Although half of the world today is middle-class or wealthier, unsurprisingly, there are still many people from oppressed backgrounds, people in poverty, people with high educational fee, and people that have poor medical care. Fortunately, science, education, and technology are strong tools that are here to tackle these issues.

Developments in science and technology can make a phenomenal contribution to tackling poverty. In fact, science and technological developmental have already led to a wide range of developments such as boosting agricultural productivity, providing ways to generate energy cheaply, etc… For instance, “Green Revolution” was one of the attempts to alleviate poverty in recent history; a set of research technology transfer initiatives between the years 1950 – 1960s, which increased the agricultural production all around the globe, mostly in the developing world.

It is of no surprise today that “money” plays a crucially important role in the world, and thus in our lives. While money generally cannot be defined, due to dissimilarities between societies [such as communism, socialism, capitalism, etc.], it is not false to state that it is the tool that makes the world market function and a social instrument that help in coordinating social relations between individuals. However, the discussion of whether money is a good thing, or the opposite is a very controversial issue in the discourse of economics. According to a research done by the World Data Lab in 2018, the world population is divided into four groups; with 200 Million being rich, 3.59 Billion Middle Class, 3.16 Billion Vulnerable, and 630 Million Poor.

Bruce Tolentino, the Deputy Director-General of the International Rice Research Institute (IRRI) states, “One must look at the economic development histories of the countries such as the Philippines, Indonesia, and specially Vietnam, India, China, and more recently, Combodia. Their relative success in reducing poverty is based on improvements in agricultural technology that were brought by the Green Revolution.”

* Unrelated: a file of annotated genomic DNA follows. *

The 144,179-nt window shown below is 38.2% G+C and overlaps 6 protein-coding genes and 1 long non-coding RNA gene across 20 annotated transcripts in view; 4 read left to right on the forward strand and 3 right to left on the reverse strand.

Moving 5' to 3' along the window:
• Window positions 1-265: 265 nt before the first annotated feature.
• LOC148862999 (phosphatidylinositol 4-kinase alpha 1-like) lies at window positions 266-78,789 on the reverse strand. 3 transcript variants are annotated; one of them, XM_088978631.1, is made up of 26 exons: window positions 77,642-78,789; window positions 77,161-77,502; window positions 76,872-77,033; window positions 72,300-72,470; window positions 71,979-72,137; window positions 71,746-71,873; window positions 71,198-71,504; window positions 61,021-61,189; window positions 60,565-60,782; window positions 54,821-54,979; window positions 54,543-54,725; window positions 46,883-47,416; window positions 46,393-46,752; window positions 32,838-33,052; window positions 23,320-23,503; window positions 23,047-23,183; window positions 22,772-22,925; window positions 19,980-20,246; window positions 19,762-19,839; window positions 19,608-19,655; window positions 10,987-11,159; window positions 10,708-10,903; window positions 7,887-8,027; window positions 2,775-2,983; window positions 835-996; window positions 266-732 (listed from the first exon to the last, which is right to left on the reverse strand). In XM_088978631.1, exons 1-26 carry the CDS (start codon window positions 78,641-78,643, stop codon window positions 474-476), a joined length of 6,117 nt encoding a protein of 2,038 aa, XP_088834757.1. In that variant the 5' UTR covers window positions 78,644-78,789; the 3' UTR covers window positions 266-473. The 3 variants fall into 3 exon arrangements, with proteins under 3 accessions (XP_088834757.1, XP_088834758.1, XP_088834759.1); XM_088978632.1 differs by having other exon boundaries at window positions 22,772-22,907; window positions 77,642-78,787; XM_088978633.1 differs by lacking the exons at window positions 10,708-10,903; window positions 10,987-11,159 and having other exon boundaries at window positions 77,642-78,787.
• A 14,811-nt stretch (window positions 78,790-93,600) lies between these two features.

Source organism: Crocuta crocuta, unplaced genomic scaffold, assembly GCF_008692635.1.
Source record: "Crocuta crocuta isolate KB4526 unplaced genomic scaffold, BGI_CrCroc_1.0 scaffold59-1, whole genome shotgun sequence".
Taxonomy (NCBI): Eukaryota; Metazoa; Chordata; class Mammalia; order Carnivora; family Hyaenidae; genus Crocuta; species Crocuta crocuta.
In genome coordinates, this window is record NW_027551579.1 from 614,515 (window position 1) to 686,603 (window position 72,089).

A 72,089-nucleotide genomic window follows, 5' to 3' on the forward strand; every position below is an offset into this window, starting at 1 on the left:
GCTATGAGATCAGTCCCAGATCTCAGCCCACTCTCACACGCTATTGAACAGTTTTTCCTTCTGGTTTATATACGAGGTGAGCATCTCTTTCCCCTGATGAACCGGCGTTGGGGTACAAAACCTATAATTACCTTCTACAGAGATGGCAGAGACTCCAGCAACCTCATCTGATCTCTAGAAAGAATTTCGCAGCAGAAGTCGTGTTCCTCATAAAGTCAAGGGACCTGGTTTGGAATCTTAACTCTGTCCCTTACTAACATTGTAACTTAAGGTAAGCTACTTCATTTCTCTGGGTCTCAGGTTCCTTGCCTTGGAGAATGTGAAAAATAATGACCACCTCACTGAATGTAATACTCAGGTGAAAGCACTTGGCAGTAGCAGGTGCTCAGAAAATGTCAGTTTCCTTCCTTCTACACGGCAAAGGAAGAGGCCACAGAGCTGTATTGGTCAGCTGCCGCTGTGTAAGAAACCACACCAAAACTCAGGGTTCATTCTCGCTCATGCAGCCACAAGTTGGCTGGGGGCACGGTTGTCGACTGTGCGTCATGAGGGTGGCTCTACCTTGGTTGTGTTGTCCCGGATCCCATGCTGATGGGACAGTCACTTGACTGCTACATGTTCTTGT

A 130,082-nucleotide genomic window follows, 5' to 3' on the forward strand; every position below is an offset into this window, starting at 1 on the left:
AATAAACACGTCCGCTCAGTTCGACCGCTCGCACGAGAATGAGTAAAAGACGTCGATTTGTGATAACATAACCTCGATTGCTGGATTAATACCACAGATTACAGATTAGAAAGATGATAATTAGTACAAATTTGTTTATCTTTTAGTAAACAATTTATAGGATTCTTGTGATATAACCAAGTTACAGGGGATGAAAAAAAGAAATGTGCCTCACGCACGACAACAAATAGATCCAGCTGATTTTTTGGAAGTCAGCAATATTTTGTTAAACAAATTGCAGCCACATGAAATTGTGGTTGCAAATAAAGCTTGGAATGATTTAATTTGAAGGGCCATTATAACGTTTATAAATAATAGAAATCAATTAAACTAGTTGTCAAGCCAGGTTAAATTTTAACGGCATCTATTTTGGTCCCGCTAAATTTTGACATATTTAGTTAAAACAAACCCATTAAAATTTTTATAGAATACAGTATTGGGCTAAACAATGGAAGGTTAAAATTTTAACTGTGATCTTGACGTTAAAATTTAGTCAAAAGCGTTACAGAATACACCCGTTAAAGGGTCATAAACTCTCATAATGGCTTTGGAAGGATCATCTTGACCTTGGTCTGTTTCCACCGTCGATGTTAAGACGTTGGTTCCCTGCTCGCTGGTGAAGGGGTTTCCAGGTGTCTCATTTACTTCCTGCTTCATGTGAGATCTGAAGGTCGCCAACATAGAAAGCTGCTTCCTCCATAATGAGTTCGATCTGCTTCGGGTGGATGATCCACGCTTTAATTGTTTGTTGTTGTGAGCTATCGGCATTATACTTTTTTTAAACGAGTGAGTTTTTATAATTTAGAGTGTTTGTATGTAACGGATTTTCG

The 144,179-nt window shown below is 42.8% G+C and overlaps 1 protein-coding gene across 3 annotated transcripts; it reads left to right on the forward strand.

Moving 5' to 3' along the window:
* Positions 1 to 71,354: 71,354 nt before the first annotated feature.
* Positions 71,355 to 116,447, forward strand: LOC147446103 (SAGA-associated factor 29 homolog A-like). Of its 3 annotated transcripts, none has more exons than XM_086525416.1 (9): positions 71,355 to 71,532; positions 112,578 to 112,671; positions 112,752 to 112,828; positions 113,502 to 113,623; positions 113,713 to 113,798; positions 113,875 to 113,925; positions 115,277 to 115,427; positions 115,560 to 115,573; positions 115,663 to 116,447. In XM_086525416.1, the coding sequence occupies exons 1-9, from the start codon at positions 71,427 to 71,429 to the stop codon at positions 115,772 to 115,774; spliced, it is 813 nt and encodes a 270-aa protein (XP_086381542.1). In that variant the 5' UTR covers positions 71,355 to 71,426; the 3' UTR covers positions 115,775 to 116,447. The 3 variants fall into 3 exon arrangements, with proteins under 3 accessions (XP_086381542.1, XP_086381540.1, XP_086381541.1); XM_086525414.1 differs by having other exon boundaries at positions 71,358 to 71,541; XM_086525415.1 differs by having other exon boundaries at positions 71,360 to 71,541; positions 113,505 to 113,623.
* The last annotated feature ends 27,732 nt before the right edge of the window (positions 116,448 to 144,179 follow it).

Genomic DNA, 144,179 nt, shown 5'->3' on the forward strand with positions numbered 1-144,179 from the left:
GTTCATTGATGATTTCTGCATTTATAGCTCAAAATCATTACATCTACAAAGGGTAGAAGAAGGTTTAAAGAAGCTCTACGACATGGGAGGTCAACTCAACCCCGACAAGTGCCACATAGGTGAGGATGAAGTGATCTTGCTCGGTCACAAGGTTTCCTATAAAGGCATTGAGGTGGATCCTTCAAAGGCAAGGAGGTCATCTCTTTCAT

Indeed, there have been a lot of attempts to tackle poverty through science and technological development; use of science and technology can be crucial in tackling poverty. According to a research done at the Brookings Institute in 2018, the estimated number of rich people by 2030 through the use of technological and science development will increase to 300 Million; while Middle Class will mark 5.3 Billion, Vulnerable 2.3 Billion and the Poor will mark 450 Million of the world’s population.

Another instance of a very effective technology transfer can be the Farmers Scientist Technology Program (FSTP) in the Philippines, that was managed by the entomologist, Romulo Davide at the University of Philippines. Under this government-funded scheme, a farmer was paired with a scientist that worked with him on the farm. Today, FSTP has hundreds of examples of farmers that have had a major change in terms of economic circumstances through the program.

Similar to the problem of poverty, other issues such as poor medical care, or high educational fee are not always a result of lacking sufficient resources, but a result of poor distribution of resources and the lack of social partnership. Today, science and technology are tools that run the world and in order to tackle world’s major issues through science and technological development, partnership in finding resources, solutions, and well distribution of resources is crucial.

Author

Zhala Sarmast is a student, musician, athlete and researcher, born and raised in Kabul, Afghanistan. She currently pursues her undergraduate at Yale-NUS College. She loves to read and make music.

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